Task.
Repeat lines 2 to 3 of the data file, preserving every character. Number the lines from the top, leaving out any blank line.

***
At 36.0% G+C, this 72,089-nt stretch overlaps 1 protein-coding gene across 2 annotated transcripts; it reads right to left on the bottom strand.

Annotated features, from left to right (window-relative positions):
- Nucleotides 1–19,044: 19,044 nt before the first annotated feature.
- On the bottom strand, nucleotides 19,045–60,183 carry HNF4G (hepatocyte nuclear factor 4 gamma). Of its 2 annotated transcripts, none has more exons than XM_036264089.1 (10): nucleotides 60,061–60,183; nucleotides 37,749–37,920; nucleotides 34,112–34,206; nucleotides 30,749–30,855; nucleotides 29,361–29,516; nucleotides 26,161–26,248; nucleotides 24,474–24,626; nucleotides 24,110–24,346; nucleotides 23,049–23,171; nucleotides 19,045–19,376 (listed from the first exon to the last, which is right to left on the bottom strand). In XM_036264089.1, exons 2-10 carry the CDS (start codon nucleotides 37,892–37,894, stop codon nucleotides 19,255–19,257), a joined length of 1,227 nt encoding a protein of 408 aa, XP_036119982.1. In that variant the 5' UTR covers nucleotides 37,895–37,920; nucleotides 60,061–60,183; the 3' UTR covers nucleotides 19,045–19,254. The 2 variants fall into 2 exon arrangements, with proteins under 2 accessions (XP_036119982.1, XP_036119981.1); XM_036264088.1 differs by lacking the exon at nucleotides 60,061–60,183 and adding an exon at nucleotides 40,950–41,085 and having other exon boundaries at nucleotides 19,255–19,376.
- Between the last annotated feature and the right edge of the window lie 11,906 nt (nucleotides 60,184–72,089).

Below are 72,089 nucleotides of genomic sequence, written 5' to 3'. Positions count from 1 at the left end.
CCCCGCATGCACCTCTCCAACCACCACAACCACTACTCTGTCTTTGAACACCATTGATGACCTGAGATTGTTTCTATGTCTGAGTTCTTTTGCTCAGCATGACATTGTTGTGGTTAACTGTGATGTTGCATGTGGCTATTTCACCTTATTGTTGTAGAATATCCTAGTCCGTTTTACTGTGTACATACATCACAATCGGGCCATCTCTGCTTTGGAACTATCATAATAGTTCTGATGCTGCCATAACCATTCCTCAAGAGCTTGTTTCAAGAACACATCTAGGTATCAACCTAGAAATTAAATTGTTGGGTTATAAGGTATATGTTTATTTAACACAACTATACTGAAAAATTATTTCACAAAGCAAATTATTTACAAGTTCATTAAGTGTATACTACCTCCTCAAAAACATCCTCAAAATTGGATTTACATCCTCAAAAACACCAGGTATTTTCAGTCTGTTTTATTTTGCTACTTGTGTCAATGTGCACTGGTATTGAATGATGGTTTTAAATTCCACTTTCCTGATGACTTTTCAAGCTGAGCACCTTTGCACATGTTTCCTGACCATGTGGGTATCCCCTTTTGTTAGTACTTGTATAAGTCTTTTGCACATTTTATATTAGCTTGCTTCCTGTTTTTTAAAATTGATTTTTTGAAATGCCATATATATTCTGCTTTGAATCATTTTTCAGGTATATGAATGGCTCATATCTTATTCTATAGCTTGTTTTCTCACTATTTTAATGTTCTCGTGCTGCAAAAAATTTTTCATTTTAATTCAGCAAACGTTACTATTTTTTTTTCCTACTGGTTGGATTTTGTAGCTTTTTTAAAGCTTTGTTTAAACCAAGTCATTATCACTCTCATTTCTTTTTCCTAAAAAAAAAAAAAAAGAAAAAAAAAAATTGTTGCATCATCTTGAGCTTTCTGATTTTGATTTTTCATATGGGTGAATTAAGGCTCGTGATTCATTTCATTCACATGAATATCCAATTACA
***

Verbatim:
Annotated features, from left to right (window-relative positions):
- Nucleotides 1–19,044: 19,044 nt before the first annotated feature.